Government to Back British Motorsport

The British Government have announced plans to plough £16 million into the country's £4.6 billion motorsport industry - and to help the British Grand Prix stay on the calendar.

Government to Back British Motorsport

The British Government have announced plans to plough £16 million into the country's £4.6 billion motorsport industry - and to help the British Grand Prix stay on the calendar.

The requirement to "ensure the UK makes efforts to host world class Motorsport events" is high on the list of proposals revealed by the Government's Motorsport Competitiveness panel.

Board member David Richards, who runs the BAR-Honda Formula One team, said: "Until now the success of the British Motorsport industry has relied upon the efforts of relatively few entrepreneurs and enthusiasts.

"I am therefore delighted that the Government has recognised its importance and is putting in place a range of excellent initiatives which will ensure the industry continues to flourish."

Britain is a world leader in the motorsport industry, with six of Formula One's ten teams based in the country's 'motorsport corridor' around the Silverstone race circuit.

But Trade and Industry Secretary Patricia Hewitt warned: "In a fiercely competitive market we cannot afford to be complacent. It is crucial that this industry has the backing to innovate and move forward with confidence."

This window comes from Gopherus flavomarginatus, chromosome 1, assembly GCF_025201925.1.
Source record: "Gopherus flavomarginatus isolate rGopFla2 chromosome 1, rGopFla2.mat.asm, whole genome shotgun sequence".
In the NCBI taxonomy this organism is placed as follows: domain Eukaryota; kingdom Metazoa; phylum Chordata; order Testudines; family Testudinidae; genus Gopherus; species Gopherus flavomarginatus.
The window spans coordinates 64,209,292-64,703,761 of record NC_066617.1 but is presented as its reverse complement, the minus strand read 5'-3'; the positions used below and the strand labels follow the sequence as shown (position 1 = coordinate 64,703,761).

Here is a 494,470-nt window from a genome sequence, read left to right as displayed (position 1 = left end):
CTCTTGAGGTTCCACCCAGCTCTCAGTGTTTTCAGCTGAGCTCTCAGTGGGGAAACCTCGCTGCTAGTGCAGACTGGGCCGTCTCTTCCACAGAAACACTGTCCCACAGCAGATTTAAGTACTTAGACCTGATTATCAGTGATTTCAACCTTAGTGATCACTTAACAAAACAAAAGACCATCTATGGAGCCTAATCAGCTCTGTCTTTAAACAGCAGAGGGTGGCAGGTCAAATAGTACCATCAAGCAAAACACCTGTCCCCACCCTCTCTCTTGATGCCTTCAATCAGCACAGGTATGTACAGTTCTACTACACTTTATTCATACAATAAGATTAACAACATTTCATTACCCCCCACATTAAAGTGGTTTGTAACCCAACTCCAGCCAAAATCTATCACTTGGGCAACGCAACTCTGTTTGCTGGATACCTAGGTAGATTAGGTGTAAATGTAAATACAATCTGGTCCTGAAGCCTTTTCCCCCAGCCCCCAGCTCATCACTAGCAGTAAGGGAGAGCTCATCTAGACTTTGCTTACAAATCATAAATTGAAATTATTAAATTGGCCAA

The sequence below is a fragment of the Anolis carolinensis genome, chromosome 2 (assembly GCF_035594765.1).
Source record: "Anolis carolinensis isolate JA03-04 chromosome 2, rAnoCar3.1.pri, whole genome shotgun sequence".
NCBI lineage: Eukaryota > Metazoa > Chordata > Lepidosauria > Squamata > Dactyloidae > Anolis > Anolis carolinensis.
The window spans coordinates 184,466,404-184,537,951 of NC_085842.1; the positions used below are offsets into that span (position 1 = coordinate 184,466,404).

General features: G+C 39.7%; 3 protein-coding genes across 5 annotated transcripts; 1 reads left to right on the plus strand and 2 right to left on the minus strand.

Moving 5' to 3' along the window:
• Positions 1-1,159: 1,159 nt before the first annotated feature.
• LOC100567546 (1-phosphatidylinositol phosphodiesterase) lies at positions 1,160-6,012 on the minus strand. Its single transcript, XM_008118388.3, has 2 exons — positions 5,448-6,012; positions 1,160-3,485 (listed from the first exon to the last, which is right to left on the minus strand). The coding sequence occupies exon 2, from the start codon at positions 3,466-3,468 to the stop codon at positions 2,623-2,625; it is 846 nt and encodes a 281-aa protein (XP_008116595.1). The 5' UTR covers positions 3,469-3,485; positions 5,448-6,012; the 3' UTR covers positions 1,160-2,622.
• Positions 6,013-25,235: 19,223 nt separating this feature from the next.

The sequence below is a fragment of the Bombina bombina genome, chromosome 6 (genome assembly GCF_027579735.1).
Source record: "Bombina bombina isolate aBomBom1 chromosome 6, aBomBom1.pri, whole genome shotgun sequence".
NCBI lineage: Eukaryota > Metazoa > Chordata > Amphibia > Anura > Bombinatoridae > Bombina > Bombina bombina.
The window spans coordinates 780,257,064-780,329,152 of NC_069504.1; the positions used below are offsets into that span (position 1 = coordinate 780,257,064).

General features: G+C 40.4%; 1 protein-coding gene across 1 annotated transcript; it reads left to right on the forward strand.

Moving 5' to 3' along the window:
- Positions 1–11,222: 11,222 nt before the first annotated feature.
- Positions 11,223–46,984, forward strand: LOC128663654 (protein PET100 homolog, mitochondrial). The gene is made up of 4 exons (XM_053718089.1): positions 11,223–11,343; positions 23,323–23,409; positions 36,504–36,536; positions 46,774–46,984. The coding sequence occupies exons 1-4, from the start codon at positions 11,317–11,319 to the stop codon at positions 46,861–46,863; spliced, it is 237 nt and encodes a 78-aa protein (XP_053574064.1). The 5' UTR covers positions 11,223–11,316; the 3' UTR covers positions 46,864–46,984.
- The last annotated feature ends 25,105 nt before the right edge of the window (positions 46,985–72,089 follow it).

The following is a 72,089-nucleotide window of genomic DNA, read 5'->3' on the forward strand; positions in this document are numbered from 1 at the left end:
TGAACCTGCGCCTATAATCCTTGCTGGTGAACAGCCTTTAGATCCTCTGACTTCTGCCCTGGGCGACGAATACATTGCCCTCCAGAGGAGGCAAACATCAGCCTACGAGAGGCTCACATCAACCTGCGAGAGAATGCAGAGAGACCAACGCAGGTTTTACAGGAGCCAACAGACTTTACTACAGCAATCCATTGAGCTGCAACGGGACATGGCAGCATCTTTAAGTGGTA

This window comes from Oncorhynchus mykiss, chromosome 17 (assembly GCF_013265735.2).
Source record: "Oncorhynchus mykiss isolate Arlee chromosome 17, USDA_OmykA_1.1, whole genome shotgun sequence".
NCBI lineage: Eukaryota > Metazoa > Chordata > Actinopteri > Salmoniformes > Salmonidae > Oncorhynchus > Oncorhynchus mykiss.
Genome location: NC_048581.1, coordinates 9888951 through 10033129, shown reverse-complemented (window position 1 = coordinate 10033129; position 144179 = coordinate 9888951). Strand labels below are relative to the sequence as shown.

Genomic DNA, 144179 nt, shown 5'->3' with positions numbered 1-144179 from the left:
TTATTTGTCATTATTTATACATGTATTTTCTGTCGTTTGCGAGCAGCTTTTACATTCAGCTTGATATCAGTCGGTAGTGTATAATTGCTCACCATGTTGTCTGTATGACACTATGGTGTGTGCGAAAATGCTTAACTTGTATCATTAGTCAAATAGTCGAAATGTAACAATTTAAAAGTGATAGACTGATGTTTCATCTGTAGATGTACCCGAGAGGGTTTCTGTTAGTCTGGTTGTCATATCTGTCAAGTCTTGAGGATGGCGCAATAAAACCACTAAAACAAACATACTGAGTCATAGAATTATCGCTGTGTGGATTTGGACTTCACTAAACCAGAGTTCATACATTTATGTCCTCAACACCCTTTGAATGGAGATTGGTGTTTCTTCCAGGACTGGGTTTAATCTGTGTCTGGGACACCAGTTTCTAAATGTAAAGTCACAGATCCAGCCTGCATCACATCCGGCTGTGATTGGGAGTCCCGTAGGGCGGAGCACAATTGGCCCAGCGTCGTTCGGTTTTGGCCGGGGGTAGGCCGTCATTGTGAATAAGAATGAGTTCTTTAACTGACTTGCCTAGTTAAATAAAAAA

The panel was set up by the DTI in October 2002 and they have now implemented a plan to create a 'Motorsport Development Board' to co-ordinate the plans, which also include a national programme of training and development initiatives.

In a statement, Hewitt confirmed that a Motorsport Academy - for which Sir Jackie Stewart has campaigned tirelessly for several years - will be created to improve the skills of the industry.

Max Mosley, the president of motorsport's governing body, the FIA, was impressed by the news and congratulated Hewitt on finally achieving Government support for the industry.

"This endorsement of motor sport by the UK government is a welcome example to other countries," said Mosley. "I feel sure that the industry will now produce some innovative proposals."

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